03 October 2012

We've become big-league literally overnight: Charlotte and its arenas

By David A. Arnott | at

In August 1988, the city of Charlotte, North Carolina, celebrated the opening of a brand new 24,000-seat arena, soon to be known as the Charlotte Coliseum. The mayor and governor were on hand for opening night of course, but the Reverend Billy Graham provided real star power, and he took the opportunity to pronounce, “This is more than a coliseum that will meet the needs of a great city. This is a symbol of Charlotte’s vitality, its commitment to the future and that Charlotte truly has its place in the cities of the world.”


Graham was right. First the Coliseum, and now Time Warner Cable Arena, site of this year’s Democratic National Convention, have been symbols of Charlotte’s demographic upheaval, their use shadowing the city’s ongoing quest to be known as something more important than a sleepy landmark between Richmond and Atlanta.


According to census data, from 1980 to 1990 Mecklenburg County’s population grew 21%, from 404,270 to 511,433. Much of that growth was driven by out-of-state transplants seeking warmer weather and cheaper housing. In 1980, native-born North Carolinians were 62% of the population, and by 1990, they were only 55%. The Coliseum was built for that particular city, a city that identified as Southern, yet welcomed Northerners, their money, and the influence an inflated population brings.


Most of the political capital to build it came from the city’s ongoing attempt to attract a major league sports franchise. By the mid-1980s, Charlotte was among the finalists vying for an NBA expansion team, but because it was a smaller city than any of the others under consideration for expansion, few believed it had much of a chance to land one. When the NBA unexpectedly chose to expand in Charlotte sooner rather than later, Mayor Harvey Gantt captured the mood, saying, “We’ve become big-league literally overnight.”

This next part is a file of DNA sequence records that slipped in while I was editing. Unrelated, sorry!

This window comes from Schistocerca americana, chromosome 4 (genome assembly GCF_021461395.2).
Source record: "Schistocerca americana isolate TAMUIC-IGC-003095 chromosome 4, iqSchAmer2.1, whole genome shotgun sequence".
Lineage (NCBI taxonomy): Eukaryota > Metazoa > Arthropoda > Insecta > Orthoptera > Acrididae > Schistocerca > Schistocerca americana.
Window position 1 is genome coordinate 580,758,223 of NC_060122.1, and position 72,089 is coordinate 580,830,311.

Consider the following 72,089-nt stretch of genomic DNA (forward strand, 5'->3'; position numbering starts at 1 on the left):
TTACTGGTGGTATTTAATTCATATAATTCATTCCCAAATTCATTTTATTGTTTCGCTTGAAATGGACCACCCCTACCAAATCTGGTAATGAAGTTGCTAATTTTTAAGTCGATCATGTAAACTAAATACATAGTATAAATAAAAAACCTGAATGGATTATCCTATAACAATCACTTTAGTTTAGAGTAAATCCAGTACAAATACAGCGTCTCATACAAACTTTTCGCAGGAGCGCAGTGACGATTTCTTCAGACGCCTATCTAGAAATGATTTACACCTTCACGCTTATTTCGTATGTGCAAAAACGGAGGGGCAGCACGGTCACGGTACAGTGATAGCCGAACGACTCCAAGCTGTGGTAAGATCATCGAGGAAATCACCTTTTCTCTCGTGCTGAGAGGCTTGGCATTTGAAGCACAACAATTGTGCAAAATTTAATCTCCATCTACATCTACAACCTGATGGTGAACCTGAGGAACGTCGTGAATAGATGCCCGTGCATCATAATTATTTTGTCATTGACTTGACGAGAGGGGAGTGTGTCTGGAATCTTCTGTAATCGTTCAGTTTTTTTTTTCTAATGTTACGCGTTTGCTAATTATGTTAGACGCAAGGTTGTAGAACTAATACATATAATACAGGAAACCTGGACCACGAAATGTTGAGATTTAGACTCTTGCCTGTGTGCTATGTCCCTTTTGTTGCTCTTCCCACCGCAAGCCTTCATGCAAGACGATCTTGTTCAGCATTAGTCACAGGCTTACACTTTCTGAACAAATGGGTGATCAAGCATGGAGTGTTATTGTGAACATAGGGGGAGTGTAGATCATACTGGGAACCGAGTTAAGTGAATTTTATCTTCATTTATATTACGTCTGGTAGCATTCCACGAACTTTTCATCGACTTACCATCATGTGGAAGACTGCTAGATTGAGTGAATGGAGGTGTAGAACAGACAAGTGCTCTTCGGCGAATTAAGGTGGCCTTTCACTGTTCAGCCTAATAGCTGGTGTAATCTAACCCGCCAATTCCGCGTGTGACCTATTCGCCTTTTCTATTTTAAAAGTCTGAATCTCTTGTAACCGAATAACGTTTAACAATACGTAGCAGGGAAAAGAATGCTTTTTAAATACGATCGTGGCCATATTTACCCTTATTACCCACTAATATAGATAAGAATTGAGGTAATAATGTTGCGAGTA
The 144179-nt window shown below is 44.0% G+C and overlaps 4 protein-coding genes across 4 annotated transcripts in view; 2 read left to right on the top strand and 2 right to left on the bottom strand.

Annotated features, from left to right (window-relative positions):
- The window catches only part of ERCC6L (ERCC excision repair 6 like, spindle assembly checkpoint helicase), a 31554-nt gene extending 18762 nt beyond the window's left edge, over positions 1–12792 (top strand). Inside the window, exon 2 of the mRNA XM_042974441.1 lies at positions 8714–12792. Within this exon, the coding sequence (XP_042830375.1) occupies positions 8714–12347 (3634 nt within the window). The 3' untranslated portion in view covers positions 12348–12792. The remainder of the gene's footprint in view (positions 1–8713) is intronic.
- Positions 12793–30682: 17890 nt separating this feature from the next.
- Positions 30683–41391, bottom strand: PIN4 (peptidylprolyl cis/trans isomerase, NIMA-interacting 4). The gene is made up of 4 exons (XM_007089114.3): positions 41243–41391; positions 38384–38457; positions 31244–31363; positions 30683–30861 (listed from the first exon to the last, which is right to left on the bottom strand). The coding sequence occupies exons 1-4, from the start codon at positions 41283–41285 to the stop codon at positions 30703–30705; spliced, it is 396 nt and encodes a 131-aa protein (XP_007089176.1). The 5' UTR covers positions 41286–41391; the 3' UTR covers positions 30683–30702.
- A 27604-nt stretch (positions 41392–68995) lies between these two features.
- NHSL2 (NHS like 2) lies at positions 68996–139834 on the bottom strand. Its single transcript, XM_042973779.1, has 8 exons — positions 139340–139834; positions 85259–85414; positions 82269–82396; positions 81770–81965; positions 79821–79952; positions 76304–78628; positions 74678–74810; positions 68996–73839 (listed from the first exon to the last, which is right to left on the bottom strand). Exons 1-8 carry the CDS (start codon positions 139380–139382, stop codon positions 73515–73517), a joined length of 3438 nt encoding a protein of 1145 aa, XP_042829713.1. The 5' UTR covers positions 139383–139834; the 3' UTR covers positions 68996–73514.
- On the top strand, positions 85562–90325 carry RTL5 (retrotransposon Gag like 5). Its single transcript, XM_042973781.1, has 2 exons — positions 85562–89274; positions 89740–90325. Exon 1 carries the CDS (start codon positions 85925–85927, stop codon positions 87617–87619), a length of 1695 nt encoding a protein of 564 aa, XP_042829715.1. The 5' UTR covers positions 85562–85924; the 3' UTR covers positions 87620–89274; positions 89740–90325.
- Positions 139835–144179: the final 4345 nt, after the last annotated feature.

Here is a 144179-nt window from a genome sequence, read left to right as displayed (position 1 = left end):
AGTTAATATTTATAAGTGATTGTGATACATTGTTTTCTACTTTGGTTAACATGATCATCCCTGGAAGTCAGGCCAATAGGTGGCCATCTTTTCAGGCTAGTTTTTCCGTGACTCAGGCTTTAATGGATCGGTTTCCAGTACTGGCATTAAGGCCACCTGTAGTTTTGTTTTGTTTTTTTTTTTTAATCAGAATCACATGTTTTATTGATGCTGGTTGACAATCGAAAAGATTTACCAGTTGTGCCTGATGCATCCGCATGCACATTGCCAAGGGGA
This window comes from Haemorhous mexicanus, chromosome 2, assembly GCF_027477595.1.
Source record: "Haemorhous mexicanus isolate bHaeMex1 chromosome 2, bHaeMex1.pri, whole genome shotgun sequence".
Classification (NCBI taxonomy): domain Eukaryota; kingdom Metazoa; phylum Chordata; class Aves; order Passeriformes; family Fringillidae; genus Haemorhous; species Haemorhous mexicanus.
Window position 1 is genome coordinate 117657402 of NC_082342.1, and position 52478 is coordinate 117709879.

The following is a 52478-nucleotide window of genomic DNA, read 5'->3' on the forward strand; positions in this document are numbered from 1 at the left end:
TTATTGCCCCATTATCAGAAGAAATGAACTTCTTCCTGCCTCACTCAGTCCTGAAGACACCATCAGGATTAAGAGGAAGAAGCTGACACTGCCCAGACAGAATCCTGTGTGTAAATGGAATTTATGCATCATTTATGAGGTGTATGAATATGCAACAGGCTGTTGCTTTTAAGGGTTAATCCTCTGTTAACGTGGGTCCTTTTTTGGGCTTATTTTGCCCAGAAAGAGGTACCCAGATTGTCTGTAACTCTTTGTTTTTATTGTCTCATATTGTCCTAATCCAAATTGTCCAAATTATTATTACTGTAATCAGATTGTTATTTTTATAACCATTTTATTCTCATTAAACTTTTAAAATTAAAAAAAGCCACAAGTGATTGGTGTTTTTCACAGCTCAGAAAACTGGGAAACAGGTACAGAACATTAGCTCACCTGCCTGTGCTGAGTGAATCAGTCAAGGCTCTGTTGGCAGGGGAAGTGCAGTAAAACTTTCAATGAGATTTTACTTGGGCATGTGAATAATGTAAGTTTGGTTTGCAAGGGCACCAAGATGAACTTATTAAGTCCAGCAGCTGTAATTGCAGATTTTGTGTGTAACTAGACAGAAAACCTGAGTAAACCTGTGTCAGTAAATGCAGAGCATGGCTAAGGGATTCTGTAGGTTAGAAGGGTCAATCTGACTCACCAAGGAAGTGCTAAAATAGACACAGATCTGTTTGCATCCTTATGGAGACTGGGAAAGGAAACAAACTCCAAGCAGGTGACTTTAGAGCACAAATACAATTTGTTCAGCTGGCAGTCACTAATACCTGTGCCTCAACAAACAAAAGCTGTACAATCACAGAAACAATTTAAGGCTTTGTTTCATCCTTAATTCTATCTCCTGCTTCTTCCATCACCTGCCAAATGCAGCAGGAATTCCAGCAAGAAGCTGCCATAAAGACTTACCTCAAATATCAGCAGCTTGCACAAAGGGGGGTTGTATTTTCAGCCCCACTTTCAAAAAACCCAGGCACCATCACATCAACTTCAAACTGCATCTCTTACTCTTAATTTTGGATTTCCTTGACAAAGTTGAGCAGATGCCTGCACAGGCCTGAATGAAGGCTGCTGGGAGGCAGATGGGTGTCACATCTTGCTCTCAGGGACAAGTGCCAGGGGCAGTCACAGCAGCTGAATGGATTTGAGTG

The Charlotte Hornets played their first game at the Coliseum in November 1988, and for nine of the next ten seasons, they led the NBA in attendance by a wide margin, through seasons miserable and successful. In many ways, they were the greatest success story of modern American professional sports franchises. Somehow, a metropolitan area a fraction the size of New York City filled an arena one-fourth larger than Madison Square Garden for 364 games, more than seven straight years. But the Hornets didn’t just sell out, they were also cool. They kicked off an era of teal and purple uniforms, and their branded merchandise took on a life of its own beyond signalling simple Hornets fandom.


The good times didn’t last long. Unfortunately for the Hornets and the city, the Coliseum was outmoded the day it opened. Outside Detroit, the Palace of Auburn Hills opened the same week in 1988, heralding a new era of arena design. Though the Coliseum sat more bodies under one roof than any other building in the league, the Palace had a then-unheard-of 180 luxury suites, and, just as important, was built with a central focus on those suites. With only twelve luxury sky boxes, the Coliseum was not a competitive building. An extra 4,000 people in the nosebleeds simply couldn’t bring as much revenue as an additional 168 suites.


So, before the Coliseum reached its seventh birthday, the Hornets started to talk about a new arena. That set off some alarms, but it was nothing compared to team owner George Shinn’s 1997 kidnapping-and-sex scandal. The region’s population may have been changing rapidly, but the Hornets’ fan base was still largely made up of conservative Southerners, and the combination of asking for a new publicly-financed arena and the owner’s lurid headlines led to a civic revolt against the team.


In 1999, per-game attendance dropped 18% — it didn’t help that the NBA’s season was cut in half by an owner lockout — and in 2000, while the scandal lingered, attendance fell another 7%, bottoming out in subsequent seasons. In 2001, Charlotte voters rejected a non-binding referendum that would have allocated money for a new downtown arena, and the Hornets left for New Orleans the next year, having alienated everyone involved. The city was left with broken hearts and a prematurely antiquated arena with no primary tenant.